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As we walked our way through the different vintages, clear favorites emerged in the audience that often differed from the favorites of the wine makers. Axel astutely reminded us that good vintages are a gift of mother nature, which the wine makers feel they can’t take as much credit for. Tougher vintages, where the climate and weather didn’t lend themselves to easy winemaking, better showcase the wine makers’ skill, and induce more of their pride and favor. Understandably, the wine makers showed favoritism towards the wines they had the most hand in smoothing out and turning into something balanced and drinkable. Axel further explained, “a bad vintage is like a child you’re raising that never reaches his full potential, even after an extended adolescence,” making the parent (or winemaker) all the more proud when their underachiever finally grows into something of merit.

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On the topic of blending, Axel explained that “blending out of grape varieties helps express the best characteristic in the grapes, and helps them adapt to the vintage. The blending carries to catch the best flavor out of each vintage.” The wine makers stated emphatically that blended wines are always superior to single vine wines. They have more depth, flavor, and balance. And though blending is crucial, expertise must be exercised. An art rather than a science, blending, according to Axel, “is not arithmetic. You can lose quality and character with a blend,” making a light and seasoned touch all the more important.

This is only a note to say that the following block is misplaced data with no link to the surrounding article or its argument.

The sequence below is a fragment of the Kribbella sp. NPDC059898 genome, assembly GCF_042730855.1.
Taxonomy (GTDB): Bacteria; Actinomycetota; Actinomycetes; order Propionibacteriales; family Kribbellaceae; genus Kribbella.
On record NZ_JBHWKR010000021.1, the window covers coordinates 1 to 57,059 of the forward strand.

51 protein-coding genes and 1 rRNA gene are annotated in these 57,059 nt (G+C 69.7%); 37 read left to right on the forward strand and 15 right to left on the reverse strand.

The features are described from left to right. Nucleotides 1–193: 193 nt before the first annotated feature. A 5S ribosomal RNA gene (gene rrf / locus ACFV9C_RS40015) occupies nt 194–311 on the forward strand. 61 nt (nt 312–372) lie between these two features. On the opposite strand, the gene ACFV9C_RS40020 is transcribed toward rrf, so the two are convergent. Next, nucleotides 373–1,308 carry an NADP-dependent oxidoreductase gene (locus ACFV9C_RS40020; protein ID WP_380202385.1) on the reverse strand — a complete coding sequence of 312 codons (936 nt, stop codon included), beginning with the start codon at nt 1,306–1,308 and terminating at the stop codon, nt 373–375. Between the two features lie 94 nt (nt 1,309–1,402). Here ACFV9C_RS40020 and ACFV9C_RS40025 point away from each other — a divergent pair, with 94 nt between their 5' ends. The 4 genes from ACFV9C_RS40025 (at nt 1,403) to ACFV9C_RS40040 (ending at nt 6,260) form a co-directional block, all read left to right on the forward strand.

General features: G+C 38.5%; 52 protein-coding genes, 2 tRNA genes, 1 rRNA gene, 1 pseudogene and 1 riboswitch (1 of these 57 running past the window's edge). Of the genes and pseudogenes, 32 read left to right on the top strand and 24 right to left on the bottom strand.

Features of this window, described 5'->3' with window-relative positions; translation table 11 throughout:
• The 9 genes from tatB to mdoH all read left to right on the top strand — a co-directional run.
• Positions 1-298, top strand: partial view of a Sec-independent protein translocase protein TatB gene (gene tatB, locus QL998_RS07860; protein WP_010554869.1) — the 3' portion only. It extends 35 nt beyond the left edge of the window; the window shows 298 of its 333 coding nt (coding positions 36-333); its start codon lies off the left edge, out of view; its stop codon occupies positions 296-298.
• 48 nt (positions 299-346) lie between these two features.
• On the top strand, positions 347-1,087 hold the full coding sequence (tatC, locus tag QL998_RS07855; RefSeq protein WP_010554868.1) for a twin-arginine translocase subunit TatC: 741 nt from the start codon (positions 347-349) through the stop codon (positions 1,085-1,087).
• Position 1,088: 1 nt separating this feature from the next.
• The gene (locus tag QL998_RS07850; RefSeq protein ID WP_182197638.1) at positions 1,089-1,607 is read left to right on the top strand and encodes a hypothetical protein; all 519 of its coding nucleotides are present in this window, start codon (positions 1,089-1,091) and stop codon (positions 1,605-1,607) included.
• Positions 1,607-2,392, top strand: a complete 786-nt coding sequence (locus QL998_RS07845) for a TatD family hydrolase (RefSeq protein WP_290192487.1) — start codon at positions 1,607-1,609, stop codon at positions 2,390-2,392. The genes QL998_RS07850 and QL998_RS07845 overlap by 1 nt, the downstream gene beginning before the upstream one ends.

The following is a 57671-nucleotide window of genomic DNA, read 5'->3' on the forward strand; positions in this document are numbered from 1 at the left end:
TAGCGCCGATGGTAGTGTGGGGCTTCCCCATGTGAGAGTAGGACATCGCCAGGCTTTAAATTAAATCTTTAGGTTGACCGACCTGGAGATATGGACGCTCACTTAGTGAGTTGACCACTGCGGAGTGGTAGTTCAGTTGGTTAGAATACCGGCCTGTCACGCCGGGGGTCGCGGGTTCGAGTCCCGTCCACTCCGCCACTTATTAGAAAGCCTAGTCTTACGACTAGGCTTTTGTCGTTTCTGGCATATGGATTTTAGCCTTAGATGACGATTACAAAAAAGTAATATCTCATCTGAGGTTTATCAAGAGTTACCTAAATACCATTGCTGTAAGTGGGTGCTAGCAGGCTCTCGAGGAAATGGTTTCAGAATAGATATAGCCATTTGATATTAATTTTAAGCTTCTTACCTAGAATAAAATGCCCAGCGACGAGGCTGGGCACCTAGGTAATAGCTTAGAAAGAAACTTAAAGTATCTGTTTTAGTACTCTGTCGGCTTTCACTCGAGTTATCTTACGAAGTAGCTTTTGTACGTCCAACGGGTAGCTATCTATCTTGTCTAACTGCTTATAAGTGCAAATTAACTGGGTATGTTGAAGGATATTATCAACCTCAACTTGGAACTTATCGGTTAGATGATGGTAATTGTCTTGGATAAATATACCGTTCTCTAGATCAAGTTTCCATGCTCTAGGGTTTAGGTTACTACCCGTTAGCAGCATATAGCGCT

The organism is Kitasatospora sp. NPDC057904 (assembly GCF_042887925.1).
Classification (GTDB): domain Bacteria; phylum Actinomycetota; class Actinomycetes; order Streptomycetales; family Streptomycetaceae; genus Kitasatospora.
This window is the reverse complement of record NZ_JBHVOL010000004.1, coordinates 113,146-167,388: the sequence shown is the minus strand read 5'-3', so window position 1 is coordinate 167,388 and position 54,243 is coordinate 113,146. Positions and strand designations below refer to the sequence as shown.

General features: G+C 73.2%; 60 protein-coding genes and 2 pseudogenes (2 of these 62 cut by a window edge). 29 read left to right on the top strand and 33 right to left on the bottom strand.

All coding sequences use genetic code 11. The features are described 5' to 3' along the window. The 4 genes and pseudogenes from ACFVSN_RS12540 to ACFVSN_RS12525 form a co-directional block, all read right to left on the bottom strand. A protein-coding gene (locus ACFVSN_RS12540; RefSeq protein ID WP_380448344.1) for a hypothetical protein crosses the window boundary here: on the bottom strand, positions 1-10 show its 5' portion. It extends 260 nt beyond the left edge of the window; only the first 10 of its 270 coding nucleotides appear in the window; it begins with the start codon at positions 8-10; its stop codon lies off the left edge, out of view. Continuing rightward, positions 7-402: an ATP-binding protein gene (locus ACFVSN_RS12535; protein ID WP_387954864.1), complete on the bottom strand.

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If you’re a wine collector, Ornellaia is the ideal wine to add to your collection. With aging potential up to thirty years, and even longer potential with the newer vintages, Ornellaia would save beautifully for a special occasion years down the road, if you can avoid the temptation of drinking it straight away. The wine makers explained that young wine highlights the skills of the winemaker, while older aged wine highlights the characteristics of the land and the grape. With an average suggested retail value of $220 in stores, and presumably much more in an NYC restaurant, Ornellaia probably isn’t your go-to bottle for a regular Friday night, but rather an ideal choice to save and celebrate with a few years down the road.